(iv)As for private corporate capex, a national daily analysed listed non-BFSI (non-finance companies) for capacity expansion and new projects to find slowed down in FY24 to 7.6% – after a pick-up to 12.2% in FY23.

(v) It is government capex which is driving GDP growth since the pandemic. Growth in two engines, consumption (PFCE) and exports, sputtered in FY24 – PFCE’s falling to 3% and exports falling to 1.5% when the GDP grew at 8.2%. Growth in private GFCF fell to 19.6% in FY23 (up to which data is available) – from 24.4% in FY22 (RE2, Feb 2024).

(vi) For three consecutive fiscals (a) equity FDI inflows fell by (-)1%, (-)22% and (-)3% in FY22, FY23 and FY24, respectively. For two consecutive fiscals, (b) total FDI inflows fell by (-)16% and (-)1% in FY23 and FY24, respectively. (DPIIT, May 2024)

(vii) Centre’s disinvestment drive has dried up. Hence, the interim budget for FY25 didn’t even set a target – but put the combined proceeds from disinvestment and asset monetisation (NMP) at ₹50,000 crore. Full budget for FY25 is unlikely to be different – because its disinvestment plans have received several setbacks (CEL, PHL, BPCL, CONCOR, NMDC etc.).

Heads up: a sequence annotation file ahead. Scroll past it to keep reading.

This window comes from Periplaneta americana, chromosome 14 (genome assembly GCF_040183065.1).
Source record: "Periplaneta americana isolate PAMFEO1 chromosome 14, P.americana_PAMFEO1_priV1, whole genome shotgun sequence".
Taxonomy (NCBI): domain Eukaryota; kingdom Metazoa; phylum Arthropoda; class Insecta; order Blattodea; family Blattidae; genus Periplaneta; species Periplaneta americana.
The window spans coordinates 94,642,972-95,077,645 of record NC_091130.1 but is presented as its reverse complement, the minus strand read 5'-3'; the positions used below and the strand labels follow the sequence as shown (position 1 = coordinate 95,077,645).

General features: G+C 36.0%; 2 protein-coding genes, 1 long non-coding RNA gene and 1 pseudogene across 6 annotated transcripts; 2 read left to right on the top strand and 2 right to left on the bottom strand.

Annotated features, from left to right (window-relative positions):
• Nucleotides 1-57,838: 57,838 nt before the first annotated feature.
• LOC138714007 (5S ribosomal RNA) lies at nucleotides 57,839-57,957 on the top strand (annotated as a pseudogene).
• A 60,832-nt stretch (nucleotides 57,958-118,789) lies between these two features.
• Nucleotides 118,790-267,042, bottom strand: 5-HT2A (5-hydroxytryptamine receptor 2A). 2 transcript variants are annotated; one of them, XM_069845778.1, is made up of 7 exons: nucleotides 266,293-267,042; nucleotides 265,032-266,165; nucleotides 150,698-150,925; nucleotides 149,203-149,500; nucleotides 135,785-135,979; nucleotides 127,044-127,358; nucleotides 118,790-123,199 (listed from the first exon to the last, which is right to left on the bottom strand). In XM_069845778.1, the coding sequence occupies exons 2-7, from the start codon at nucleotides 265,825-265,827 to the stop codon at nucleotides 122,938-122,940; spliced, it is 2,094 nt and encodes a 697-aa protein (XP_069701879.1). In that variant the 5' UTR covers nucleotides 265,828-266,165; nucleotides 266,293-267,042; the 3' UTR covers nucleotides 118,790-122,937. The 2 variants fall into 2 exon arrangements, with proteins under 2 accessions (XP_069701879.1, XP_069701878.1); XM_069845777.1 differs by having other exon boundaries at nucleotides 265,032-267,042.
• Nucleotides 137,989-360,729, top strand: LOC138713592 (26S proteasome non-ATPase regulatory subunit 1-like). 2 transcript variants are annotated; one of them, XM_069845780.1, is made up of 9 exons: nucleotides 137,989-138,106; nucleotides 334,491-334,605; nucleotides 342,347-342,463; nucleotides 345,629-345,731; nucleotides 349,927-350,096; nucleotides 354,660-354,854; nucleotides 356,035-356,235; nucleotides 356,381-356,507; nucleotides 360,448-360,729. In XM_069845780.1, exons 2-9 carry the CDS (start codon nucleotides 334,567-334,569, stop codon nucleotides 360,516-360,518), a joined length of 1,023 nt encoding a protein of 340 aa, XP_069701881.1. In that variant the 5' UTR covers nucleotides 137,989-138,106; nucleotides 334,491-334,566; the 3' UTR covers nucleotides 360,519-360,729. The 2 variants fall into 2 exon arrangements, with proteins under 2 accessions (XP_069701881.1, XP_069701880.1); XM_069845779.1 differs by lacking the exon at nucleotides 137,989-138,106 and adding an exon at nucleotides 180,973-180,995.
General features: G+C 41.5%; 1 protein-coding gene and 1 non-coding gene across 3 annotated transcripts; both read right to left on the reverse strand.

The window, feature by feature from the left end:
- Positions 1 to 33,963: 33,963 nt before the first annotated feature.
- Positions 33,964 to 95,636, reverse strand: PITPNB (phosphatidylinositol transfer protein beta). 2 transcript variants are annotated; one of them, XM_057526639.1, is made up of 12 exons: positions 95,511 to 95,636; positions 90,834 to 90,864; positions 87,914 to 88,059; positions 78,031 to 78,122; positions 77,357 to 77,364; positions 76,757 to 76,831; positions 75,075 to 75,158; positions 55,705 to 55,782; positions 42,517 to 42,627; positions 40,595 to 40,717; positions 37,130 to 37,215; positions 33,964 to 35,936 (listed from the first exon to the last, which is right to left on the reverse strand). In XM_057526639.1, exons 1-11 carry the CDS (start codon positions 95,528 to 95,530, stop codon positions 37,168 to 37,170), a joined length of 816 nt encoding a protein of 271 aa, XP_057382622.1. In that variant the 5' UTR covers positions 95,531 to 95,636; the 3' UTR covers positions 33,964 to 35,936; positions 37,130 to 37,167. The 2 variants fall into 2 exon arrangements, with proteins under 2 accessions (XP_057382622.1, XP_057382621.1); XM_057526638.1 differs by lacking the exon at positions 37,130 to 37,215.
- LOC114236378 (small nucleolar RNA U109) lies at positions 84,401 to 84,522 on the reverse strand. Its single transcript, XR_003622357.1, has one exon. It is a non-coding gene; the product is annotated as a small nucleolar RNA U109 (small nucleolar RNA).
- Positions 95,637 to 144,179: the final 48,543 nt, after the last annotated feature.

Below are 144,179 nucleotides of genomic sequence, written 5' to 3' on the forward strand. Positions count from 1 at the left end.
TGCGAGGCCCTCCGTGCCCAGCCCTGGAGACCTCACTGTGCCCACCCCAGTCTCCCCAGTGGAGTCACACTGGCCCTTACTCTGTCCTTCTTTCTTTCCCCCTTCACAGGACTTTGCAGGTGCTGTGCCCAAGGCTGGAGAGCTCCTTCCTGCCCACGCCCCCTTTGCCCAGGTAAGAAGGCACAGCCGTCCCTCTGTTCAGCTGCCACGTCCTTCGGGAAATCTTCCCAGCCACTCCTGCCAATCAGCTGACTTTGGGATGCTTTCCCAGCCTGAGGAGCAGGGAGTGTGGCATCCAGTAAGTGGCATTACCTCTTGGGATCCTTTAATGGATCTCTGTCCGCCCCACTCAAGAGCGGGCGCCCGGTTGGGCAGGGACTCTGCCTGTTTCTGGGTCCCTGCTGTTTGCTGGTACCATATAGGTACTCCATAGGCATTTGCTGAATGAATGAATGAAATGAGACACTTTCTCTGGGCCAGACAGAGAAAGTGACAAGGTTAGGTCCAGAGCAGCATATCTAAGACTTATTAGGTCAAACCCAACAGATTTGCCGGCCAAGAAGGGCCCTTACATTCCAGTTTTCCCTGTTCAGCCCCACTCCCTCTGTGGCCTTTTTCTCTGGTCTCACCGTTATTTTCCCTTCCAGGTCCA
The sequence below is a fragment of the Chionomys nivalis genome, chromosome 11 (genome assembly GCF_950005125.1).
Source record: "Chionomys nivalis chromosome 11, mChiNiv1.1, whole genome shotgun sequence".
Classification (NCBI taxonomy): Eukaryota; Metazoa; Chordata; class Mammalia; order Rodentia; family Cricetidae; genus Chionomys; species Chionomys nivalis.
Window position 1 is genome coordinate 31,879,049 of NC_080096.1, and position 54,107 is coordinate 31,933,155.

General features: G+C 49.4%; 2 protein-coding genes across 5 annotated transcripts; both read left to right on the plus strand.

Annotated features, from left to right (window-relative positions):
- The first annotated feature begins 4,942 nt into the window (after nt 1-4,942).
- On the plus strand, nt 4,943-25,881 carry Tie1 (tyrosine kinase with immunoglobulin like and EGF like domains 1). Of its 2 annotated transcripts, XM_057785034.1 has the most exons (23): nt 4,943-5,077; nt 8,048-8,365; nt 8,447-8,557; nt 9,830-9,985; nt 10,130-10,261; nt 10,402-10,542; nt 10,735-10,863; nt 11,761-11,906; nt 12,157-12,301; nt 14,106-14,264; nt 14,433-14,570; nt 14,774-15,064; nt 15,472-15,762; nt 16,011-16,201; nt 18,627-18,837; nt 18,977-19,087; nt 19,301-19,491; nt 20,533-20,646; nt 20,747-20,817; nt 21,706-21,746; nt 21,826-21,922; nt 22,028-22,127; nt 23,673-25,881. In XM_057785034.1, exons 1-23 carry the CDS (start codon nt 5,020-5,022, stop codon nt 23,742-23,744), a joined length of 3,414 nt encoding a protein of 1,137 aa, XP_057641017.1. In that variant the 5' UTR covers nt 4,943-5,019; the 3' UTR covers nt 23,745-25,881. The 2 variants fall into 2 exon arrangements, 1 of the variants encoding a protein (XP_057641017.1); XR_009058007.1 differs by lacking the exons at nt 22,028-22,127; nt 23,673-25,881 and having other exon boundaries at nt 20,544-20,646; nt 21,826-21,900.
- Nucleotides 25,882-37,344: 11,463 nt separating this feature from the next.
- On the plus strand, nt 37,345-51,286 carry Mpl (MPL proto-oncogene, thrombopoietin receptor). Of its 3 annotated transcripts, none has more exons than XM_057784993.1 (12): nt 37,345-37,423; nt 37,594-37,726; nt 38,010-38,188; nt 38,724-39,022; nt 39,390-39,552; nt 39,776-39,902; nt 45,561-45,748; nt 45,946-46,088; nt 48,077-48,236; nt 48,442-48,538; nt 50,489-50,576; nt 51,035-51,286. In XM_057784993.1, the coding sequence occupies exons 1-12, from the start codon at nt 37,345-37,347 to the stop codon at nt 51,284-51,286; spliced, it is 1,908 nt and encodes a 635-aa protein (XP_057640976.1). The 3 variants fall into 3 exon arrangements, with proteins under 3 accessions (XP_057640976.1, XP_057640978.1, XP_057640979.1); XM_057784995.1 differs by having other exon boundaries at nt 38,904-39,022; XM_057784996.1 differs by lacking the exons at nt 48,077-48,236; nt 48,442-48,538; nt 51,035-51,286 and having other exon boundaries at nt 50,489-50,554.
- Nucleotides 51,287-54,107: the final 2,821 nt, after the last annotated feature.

(viii) Raising the GST rate is no more an option. It already is doing heavy-lifting (explained earlier) and since PFCE growth nosedived in FY24 (reflecting weakening of household finances), it being an indirect tax can’t be pushed further. In fact, the GST Council recommended several reliefs – waiving interest and penalties; exemptions from Compensation Cess on imports in SEZ and accommodation services; reliefs for students and working professionals etc. at its June 22, 2024 meeting.

(ix) Raising income tax is also not an option (PFCE growth nosedived in FY24 and peak personal income tax rate of 30% (for taxable income above ₹15 lakh) is already higher than that of corporate tax.

(x) Centre’s debt skyrocketed (three times in ten fiscals of FY15-FY24) – from ₹56.7 lakh crore until FY14 (previous 63 fiscals) to ₹170.6 lakh crore in FY24 (RE) or 58% of the GDP when the Centre’s FRBM limit is 40%. No scope for more debts.

Will the Centre take the bait or leave it to fait?